Company Overview of Pixar, Inc.
Pixar, Inc. creates animated feature and short films. It also offers RenderMan software products for creating visual effects; and on demand software. The company was founded in 1986 and is headquartered in Emeryville, California. As of May 5, 2006, Pixar, Inc. operates as a subsidiary of The Walt Disney Company.
1200 Park Avenue
Emeryville, CA 94608
Founded in 1986
Key Executives for Pixar, Inc.
Executive Vice President and General Counsel
Chief Creative Officer and Executive Vice President of Creative Division
Compensation as of Fiscal Year 2012.
Pixar, Inc. Key Developments
Federal Judge Denies Tech Workers" Class Action Against Apple, Google, Intel Corp, Adobe Systems, Pixar and LucasFilm
Apr 8 13
A federal judge has struck down an effort to form a class action lawsuit to go after Apple, Google, Intel Corp, Adobe Systems, Pixar and LucasFilm for allegedly forming an illegal cartel to suppress workers" wages and prevent the loss of their best engineers. US District Judge Lucy Koh in San Jose, California, issued a ruling on April 6, 2013 concluding the companies" alleged collusion may have affected workers in too many different ways to justify lumping the individual claims together. She denied the request to certify workers" lawsuits as a class action and collectively seek damages on behalf of tens of thousands of employees. The allegations will be more difficult to pursue if they can't be united in a single lawsuit. Koh, though, will allow the workers" lawyers to submit additional evidence to persuade her lawsuit merits class certification. Apple, Google and the other companies targeted in the lawsuit have been vigorously fighting the allegations. More is at stake than paying out damages to more than 100,000 workers. If the lawsuit proceeds, it could also expose secret discussions among prominent technology executives who entered into a "gentlemen’s agreement" not to poach employees working at their respective companies.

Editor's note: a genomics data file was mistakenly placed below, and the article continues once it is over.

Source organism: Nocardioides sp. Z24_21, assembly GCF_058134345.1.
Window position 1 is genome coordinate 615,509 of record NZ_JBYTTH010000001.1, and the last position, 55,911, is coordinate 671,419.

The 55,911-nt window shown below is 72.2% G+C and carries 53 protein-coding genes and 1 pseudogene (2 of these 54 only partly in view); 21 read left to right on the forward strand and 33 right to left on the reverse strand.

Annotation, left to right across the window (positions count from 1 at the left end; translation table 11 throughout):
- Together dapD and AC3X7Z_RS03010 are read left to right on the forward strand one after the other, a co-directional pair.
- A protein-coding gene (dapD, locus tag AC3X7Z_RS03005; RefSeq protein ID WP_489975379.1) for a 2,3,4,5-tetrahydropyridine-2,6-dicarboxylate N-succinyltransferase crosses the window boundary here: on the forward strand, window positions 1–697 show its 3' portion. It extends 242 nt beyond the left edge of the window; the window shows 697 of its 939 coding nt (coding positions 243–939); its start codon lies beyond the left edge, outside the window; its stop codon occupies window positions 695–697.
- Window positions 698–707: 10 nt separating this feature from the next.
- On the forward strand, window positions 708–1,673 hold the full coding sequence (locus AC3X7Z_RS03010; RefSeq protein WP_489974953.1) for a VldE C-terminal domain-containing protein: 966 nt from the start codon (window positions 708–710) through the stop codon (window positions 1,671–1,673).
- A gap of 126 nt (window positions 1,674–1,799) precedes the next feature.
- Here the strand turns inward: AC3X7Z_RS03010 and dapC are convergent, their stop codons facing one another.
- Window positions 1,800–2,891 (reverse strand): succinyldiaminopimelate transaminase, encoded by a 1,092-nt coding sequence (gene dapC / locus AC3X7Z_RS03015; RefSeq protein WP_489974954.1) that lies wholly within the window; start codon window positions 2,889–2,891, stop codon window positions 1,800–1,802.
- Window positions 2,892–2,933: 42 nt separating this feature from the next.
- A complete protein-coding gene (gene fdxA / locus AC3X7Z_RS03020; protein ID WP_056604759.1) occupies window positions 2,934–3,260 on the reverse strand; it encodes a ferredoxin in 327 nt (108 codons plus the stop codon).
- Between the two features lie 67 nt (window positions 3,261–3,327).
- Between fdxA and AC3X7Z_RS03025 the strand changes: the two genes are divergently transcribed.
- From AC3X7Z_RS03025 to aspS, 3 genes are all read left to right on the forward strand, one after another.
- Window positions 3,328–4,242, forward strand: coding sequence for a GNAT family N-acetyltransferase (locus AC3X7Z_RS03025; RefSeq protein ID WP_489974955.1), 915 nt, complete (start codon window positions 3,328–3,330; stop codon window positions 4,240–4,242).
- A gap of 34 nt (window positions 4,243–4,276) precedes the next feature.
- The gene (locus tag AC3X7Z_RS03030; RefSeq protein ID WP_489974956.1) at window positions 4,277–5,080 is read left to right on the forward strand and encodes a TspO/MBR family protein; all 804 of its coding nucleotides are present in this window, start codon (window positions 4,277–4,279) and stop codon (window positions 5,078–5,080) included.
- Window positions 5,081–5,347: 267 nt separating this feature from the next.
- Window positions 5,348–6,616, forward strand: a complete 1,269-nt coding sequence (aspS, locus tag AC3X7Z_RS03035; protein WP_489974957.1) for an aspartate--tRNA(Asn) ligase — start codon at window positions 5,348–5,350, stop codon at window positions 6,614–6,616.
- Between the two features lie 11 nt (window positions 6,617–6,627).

Apple Inc., Google Inc., and Others Fail to Kill Worker Antitrust Suit
Apr 20 12
Apple Inc., Google Inc. and five other Silicon Valley tech companies will have to prove in court that they didn't illegally conspire not to poach each other's workers. U.S. District Court Judge Lucy H. Koh in San Jose division ruled against the companies' motion to dismiss the case brought by a group of workers. The group of software engineers claim that between 2005 and 2007, Apple, Google, Adobe Systems Inc., Intuit Inc., Intel Corp., Walt Disney Co's Pixar unit and Lucasfilm Ltd. agreed not to 'cold call' each other's workers to lure them with job offers. 'The fact that all six identical bilateral agreements were reached in secrecy among seven defendants in a span of two years suggests that these agreements resulted from collusion, and not from coincidence,' Judge Koh wrote. The companies settled similar charges in 2010 by the Department of Justice when it conducted antitrust probes that were settled without admitting any wrongdoing. The companies at that time agreed not to restrict competition for workers . An interesting note on the case is that all of the companies involved had boards whose members overlapped with those of Apple or were under the control late Apple CEO Steve Jobs. He is alleged in the case to have threatened Palm Inc. with litigation when it wouldn't enter a "do not cold call" agreement.
Apple Inc., Google Inc. and Intel Corporation Denied Motion to Dismiss Hiring Suit
Apr 20 12
Intel Corporation, Apple Inc. and Google Inc. has denied a motion to dismiss a class action lawsuit from employees claiming that a group of high profile tech companies including Apple and Google conspired in a 'no poaching' deal. The defendants, which also include Intel, Adobe Systems Inc., Intuit Inc., Lucasfilm Ltd. and Pixar, Inc. have been accused of conspiring to limit worker salaries and mobility by agreeing not to pursue each others' active employees. Five former employees who are suing the group for violating claims brought under the Sherman Antitrust Law and The Cartwright Act. The tech companies had hoped to get the case dismissed but where refused on grounds of plausible interference. The fact that all six identical bilateral agreements were reached in secrecy among seven defendants in a span of two years suggests that these agreements resulted from collusion, and not from coincidence.
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